Effects of Hot Streak and Phantom Cooling on Heat Transfer in a Cooled Turbine Stage Including Particulate Deposition


OSU turbine reacting flow rig (TuRFR)<br/>showing upper and lower sections assembled.
OSU turbine reacting flow rig (TuRFR)
showing upper and lower sections assembled.
Ohio State University
Website:  Ohio State University Research Foundation
Award Number:  FE0007156
Project Duration:  10/01/2011 – 09/30/2015
Total Award Value:  $621,758
DOE Share:  $497,223
Performer Share:  $124,535
Technology Area:  Hydrogen Turbines
Key Technology:  Advanced Combustion Turbines
Location:  Columbus, Ohio

Project Description

The particulate deposition model developed by The Ohio State University (OSU) in prior University Turbine Systems Research (UTSR) work will be modified to better account for the fundamental physics of particle impact and sticking, including particle and surface properties. Experimental data from OSU's Turbine Reacting Flow Facility (TuRFR) deposition cascade facility will be used to validate the revised model.

The TuRFR facility will be modified to provide for the generation of inlet temperature profile non-uniformities (hot streaks), which will be tracked through the turbine nozzle passage using surface temperature infrared imagery and exit plane temperature measurements. Hot streak evolution and the effect of the hot streaks on deposition will be evaluated. Film cooling will then be added to both the experiments and the computation to evaluate its effect on hot streak migration and deposition. Finally, the model's ability to track hot streak migration will be exercised on a full turbine stage (vane and rotor) using data acquired in the OSU Gas Turbine Laboratory transient turbine test rig. The model will also be used to predict deposition in the rotating configuration, although there will be no experimental validation of deposition in the rotating frame.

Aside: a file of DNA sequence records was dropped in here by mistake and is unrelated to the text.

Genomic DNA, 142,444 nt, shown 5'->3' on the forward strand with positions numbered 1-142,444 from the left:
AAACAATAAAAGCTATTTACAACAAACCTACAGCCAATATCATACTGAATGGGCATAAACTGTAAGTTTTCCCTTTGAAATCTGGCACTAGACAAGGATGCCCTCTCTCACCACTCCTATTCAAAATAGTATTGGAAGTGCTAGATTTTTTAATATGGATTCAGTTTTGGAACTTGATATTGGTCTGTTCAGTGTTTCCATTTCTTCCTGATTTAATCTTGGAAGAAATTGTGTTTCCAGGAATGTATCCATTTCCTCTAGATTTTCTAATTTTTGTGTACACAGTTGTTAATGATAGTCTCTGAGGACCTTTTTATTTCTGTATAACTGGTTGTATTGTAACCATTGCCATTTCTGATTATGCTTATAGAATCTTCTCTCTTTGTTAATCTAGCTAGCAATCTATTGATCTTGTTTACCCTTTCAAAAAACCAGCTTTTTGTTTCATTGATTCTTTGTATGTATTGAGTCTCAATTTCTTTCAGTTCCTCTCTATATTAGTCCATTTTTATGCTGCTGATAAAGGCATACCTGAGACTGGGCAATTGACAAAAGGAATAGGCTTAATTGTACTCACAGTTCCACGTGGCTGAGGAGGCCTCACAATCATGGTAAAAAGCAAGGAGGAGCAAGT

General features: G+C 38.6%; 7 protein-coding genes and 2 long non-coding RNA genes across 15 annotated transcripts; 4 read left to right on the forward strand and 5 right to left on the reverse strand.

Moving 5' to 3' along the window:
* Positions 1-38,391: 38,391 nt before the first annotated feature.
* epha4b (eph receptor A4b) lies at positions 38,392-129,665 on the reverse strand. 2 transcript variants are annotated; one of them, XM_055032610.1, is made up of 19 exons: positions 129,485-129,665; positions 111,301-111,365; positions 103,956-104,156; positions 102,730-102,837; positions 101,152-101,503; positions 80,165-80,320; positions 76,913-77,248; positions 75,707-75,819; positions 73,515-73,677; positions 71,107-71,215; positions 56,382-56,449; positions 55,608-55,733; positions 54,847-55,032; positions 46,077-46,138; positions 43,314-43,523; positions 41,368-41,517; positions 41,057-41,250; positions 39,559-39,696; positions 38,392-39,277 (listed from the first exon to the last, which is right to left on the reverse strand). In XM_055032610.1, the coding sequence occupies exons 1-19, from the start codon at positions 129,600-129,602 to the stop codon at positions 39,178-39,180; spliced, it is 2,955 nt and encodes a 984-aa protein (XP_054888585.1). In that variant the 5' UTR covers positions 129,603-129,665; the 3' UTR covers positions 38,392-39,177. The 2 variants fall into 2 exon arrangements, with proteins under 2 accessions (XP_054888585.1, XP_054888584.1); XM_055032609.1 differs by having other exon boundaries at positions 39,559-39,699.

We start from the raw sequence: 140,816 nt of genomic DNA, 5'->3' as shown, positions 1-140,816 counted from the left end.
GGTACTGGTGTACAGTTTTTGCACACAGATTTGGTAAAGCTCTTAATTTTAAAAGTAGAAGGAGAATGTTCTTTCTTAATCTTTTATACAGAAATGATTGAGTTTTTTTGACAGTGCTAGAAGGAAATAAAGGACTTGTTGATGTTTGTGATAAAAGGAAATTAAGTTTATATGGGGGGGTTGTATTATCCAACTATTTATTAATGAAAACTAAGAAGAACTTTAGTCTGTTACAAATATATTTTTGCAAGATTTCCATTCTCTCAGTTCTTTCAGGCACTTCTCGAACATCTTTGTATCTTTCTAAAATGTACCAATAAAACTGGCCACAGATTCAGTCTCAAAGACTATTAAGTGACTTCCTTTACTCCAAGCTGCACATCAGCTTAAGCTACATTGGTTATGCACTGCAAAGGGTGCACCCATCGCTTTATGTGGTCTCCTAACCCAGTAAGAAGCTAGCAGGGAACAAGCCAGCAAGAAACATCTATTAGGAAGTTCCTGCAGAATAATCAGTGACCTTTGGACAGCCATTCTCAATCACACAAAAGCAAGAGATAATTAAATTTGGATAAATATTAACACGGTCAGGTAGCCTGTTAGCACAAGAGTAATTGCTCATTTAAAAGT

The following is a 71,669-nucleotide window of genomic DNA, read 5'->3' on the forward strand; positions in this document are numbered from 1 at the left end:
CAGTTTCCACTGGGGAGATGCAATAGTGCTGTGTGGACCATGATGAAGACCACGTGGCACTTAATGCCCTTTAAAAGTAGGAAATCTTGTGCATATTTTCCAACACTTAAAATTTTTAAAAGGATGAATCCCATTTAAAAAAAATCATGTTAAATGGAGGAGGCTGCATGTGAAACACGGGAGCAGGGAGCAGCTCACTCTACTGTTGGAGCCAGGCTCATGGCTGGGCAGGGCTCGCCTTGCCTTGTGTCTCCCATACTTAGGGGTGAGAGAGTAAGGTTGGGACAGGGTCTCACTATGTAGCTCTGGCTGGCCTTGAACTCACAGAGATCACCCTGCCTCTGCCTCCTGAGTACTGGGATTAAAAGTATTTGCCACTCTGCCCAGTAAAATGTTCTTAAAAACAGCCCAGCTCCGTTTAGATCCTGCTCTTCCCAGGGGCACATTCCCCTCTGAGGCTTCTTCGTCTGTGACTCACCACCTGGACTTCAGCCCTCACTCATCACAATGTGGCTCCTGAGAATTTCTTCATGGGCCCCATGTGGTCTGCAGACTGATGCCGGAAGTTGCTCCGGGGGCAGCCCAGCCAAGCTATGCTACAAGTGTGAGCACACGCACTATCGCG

Project Benefits

This project will modify the particulate deposition model developed in prior work to better account for the fundamental physics of particle impact and sticking. Turbine aerodynamics and heat transfer research will develop advanced cooling technology that will allow for higher firing temperatures which translate into increased cycle efficiency. Specifically, this project will refine the deposition model to include the evolution and migration of hot streaks and the effects of film cooling on hot streaks and deposition, and validate the data using the Turbine Reacting Flow Facility.

Contact Information

Federal Project Manager 
Seth Lawson: seth.lawson@netl.doe.gov
Technology Manager 
Richard Dennis: richard.dennis@netl.doe.gov
Principal Investigator 
Jeffrey Bons: bons.2@osu.edu

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